Kloonigames, left to right:
Cacodemon's Barbecue Party In Hell, The Amazing Flying Brothers and Crayon Physics.

Last, but not in any way the least, I have to mention this guy, Petri Purho, whose products I came across the original Experimental Gameplay Project website, probably in late 2006 or early 2007. I'm not sure if he actually participated in the EGP contests, but he set himself the same basic rules of their development model, that he would create a new game, all by himself, every month within a 7-day period. The first game I might have come across from his catalogue could be either Jimmy's Lost His Marbles, Cacodemon's Barbecue Party in Hell, The Truth About Game Development or The Amazing Flying Brothers, but his most well-known game to date is Crayon Physics Deluxe. The original Crayon Physics was also done in 7 days, and was his 10th game in the EGP development model series. It became so popular, that he decided to create a Deluxe version of it with more features, and has been a huge indie seller since 2008. You can buy it from here, and check his game developing blog here. It seems, though, that his output has severely cut down since the success of Crayon Physics Deluxe, which is a bit pity.

As I mentioned at the beginning of this entry, I'll probably make an appendix later on with a bunch of games and developers I forgot to mention or hadn't found out about until then, but I think that brings us nicely close enough to the present, and we can move on to the next area.


Now, let's take a slightly quicker look at the commercial game development sector. In all seriousness, there isn't all that much to look at, because there really aren't much commercial games from Finland from this time period that's worth mentioning.

Housemarque games: Supreme Snowboarding (left)
and The Reap (right)
In 1997, Housemarque (of Stardust fame) released their second shoot'em up, The Reap, which took its main influence from another classic space shooter, Zaxxon. Although the game looked brilliant for its time and played relatively well, it didn't get noticed nearly as well as their earlier shooter. I'd guess the name had something to do with it. When Housemarque were collecting themselves after the non-success of The Reap, they took a jump in another direction and started making some snowboarding games, since it was such a hip thing at the moment. Supreme Snowboarding and Transworld Snowboarding were released in 1999 and 2002 respectively. Another dive into even more dangerous waters was taken two years later, when they released their first karaoke game for the Windows machines. Staraoke, based on a popular tv-karaoke show, was popular enough to spawn 6 sequels. While releasing their karaoke games and making some much-needed profit, Housemarque had some time to make some other sports games and even port their classic Stardust games for the portable Playstation machines. One of their more recent works have been a collaboration with Rovio Entertainment on Angry Birds Trilogy,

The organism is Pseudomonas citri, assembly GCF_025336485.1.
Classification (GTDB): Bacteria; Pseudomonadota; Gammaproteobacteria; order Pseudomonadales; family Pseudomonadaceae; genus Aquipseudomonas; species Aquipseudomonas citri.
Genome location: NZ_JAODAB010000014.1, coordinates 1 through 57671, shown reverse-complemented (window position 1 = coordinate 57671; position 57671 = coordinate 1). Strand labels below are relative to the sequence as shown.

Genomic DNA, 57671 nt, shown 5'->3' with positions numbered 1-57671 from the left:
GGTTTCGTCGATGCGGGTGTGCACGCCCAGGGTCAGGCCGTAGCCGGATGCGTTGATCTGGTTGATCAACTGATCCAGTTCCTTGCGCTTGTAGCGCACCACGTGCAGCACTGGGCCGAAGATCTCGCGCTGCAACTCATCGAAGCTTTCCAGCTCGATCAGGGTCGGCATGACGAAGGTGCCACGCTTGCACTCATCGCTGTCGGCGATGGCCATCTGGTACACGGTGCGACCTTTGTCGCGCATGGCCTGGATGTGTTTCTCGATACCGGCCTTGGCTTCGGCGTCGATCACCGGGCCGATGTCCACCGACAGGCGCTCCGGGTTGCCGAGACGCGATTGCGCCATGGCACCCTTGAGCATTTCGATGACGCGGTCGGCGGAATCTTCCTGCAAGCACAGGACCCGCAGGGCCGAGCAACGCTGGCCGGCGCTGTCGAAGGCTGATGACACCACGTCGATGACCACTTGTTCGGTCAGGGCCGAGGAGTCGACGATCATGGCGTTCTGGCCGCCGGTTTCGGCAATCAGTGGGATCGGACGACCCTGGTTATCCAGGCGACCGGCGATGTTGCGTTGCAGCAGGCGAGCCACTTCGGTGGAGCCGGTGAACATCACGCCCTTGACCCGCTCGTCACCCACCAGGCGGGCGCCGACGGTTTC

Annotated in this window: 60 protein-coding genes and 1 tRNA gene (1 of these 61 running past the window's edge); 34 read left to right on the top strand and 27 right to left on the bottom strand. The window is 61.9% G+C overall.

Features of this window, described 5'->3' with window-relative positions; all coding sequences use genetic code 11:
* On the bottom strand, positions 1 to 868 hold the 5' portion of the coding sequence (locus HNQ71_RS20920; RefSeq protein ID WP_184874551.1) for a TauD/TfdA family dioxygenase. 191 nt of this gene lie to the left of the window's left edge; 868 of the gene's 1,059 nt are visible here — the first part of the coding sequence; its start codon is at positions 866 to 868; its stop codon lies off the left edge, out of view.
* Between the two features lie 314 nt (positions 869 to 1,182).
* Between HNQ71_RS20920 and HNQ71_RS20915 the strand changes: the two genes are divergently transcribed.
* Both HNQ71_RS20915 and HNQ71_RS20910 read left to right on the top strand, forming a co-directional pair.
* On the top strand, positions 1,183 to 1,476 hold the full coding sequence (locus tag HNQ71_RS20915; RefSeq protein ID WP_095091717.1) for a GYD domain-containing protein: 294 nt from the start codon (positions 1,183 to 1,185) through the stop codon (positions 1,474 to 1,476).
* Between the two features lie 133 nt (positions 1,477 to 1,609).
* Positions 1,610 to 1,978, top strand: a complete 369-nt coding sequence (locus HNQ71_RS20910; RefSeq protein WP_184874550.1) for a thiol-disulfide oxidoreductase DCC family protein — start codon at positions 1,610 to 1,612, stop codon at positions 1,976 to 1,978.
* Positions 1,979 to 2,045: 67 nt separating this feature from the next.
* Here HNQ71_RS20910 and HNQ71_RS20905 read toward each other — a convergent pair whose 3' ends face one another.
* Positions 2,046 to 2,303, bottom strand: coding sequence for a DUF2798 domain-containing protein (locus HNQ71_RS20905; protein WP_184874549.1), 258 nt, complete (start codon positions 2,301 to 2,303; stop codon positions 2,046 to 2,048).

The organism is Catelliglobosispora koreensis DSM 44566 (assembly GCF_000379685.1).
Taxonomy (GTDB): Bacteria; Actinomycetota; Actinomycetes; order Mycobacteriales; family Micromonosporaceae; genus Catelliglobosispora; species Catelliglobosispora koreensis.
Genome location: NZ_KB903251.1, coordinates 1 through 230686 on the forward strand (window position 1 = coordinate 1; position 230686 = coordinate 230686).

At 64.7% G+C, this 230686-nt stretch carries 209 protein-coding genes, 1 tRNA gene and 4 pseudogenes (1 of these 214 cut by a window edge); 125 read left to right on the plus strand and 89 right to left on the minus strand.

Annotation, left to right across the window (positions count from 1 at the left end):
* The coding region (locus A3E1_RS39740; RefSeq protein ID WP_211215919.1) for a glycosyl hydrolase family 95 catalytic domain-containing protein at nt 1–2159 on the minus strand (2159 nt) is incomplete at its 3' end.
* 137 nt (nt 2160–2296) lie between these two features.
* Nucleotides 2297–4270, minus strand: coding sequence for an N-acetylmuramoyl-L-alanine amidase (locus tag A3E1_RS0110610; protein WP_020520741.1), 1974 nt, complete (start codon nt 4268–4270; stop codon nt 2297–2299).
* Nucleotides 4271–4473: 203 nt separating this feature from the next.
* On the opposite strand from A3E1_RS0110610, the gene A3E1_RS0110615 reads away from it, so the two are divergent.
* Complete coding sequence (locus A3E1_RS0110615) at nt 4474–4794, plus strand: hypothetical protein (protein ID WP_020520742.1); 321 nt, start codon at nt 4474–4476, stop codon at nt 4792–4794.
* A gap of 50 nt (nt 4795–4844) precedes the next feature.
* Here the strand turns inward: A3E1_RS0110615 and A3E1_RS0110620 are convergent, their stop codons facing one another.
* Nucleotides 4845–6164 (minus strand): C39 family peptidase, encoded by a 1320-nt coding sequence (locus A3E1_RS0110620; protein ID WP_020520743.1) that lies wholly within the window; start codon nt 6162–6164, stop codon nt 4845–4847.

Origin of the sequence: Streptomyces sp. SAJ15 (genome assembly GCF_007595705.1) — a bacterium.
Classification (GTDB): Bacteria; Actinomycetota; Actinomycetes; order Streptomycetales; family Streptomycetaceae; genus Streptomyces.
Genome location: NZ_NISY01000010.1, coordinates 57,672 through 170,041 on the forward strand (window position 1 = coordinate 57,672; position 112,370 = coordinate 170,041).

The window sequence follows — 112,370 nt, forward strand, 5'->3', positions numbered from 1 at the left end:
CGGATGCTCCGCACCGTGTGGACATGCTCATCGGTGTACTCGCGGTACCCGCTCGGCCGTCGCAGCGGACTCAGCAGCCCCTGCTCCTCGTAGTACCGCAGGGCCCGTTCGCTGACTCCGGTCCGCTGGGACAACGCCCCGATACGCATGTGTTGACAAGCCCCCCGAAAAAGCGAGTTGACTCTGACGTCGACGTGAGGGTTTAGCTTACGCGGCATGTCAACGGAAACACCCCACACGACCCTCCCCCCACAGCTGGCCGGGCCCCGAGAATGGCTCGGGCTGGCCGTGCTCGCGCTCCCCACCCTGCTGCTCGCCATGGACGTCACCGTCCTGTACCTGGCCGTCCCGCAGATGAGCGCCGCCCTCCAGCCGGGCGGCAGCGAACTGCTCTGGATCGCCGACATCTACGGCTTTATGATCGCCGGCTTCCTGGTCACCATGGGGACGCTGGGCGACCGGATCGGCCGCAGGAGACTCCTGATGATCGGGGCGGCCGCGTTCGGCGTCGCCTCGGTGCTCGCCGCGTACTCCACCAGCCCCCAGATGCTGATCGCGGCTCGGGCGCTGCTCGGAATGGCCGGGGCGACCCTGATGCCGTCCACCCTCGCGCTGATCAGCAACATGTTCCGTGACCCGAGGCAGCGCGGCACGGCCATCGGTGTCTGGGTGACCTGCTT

released by Activision.

Thrust, Twist + Turn (1999, Carts Entertainment)

In 1999, a futuristic racing game very much in the vein of the Wipeout series was finished by a team called Carts Entertainment, which I know nothing else of. The game was called Thrust, Twist + Turn, and was released by Take-Two Interactive. TTT was received with mixed feelings and soon forgotten in the sea of similar games.

Another big thing was spawning in the ever-widening world of internet. Browser-based gaming was becoming more and more possible and popular, even though the games were not all that much to make noise about - it was really more about getting to play against friends and strangers all over the country, or even the world, if you had the bravery to enter into a conversation with a foreign person. was an internet provider and a web commune of sorts at the turn of the millennium, and their big thing was Pasimaailma (globally somewhat known as Pasiworld), and they had some poker games, billiards, yatzy, mini-golf, that sort of stuff. Hundreds of players would challenge each other and waste their working hours for many years. At some point, Jippii was sold to another provider and Pasimaailma was finished, and later reborn as, now with more games and features.

Browser gaming: Pasimaailma, Habbo and Aapeli.
The other browser-based success story would probably be Habbo, originally titled Hotelli Kultakala (Hotel Goldfish) by Sulake, established in 2000. However, I have no personal experience concerning Habbo, and have no wish to enter that domain, because you have to register, so I'll leave that to you to find out.